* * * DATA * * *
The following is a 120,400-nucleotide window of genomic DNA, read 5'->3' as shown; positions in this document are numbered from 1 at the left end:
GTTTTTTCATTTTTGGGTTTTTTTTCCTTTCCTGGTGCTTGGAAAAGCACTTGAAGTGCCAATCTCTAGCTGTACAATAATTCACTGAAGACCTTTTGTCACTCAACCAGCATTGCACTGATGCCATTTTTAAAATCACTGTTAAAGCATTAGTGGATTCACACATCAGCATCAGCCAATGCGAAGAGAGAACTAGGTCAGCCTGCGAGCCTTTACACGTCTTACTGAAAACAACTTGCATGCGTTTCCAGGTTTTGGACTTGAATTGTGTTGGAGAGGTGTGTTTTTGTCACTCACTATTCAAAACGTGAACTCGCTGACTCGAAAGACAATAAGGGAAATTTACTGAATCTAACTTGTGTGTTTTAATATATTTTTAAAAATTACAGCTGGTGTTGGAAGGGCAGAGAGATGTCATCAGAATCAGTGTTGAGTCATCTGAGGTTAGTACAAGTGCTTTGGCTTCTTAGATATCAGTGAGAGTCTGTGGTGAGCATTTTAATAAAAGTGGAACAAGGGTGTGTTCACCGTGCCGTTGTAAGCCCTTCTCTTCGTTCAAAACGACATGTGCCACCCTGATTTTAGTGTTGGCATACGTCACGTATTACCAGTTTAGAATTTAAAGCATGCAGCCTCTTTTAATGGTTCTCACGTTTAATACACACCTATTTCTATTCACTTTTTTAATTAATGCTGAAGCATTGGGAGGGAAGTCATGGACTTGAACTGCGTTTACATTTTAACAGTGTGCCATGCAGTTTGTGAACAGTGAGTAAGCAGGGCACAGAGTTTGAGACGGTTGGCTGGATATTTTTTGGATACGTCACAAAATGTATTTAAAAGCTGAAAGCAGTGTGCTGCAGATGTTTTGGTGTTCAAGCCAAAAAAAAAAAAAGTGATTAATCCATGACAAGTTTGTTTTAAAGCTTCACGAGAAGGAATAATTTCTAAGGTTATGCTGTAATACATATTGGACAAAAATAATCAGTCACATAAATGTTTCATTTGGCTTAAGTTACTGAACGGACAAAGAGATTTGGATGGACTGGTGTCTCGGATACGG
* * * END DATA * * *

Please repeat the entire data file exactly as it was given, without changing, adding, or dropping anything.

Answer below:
The following is a 120,400-nucleotide window of genomic DNA, read 5'->3' as shown; positions in this document are numbered from 1 at the left end:
GTTTTTTCATTTTTGGGTTTTTTTTCCTTTCCTGGTGCTTGGAAAAGCACTTGAAGTGCCAATCTCTAGCTGTACAATAATTCACTGAAGACCTTTTGTCACTCAACCAGCATTGCACTGATGCCATTTTTAAAATCACTGTTAAAGCATTAGTGGATTCACACATCAGCATCAGCCAATGCGAAGAGAGAACTAGGTCAGCCTGCGAGCCTTTACACGTCTTACTGAAAACAACTTGCATGCGTTTCCAGGTTTTGGACTTGAATTGTGTTGGAGAGGTGTGTTTTTGTCACTCACTATTCAAAACGTGAACTCGCTGACTCGAAAGACAATAAGGGAAATTTACTGAATCTAACTTGTGTGTTTTAATATATTTTTAAAAATTACAGCTGGTGTTGGAAGGGCAGAGAGATGTCATCAGAATCAGTGTTGAGTCATCTGAGGTTAGTACAAGTGCTTTGGCTTCTTAGATATCAGTGAGAGTCTGTGGTGAGCATTTTAATAAAAGTGGAACAAGGGTGTGTTCACCGTGCCGTTGTAAGCCCTTCTCTTCGTTCAAAACGACATGTGCCACCCTGATTTTAGTGTTGGCATACGTCACGTATTACCAGTTTAGAATTTAAAGCATGCAGCCTCTTTTAATGGTTCTCACGTTTAATACACACCTATTTCTATTCACTTTTTTAATTAATGCTGAAGCATTGGGAGGGAAGTCATGGACTTGAACTGCGTTTACATTTTAACAGTGTGCCATGCAGTTTGTGAACAGTGAGTAAGCAGGGCACAGAGTTTGAGACGGTTGGCTGGATATTTTTTGGATACGTCACAAAATGTATTTAAAAGCTGAAAGCAGTGTGCTGCAGATGTTTTGGTGTTCAAGCCAAAAAAAAAAAAAGTGATTAATCCATGACAAGTTTGTTTTAAAGCTTCACGAGAAGGAATAATTTCTAAGGTTATGCTGTAATACATATTGGACAAAAATAATCAGTCACATAAATGTTTCATTTGGCTTAAGTTACTGAACGGACAAAGAGATTTGGATGGACTGGTGTCTCGGATACGG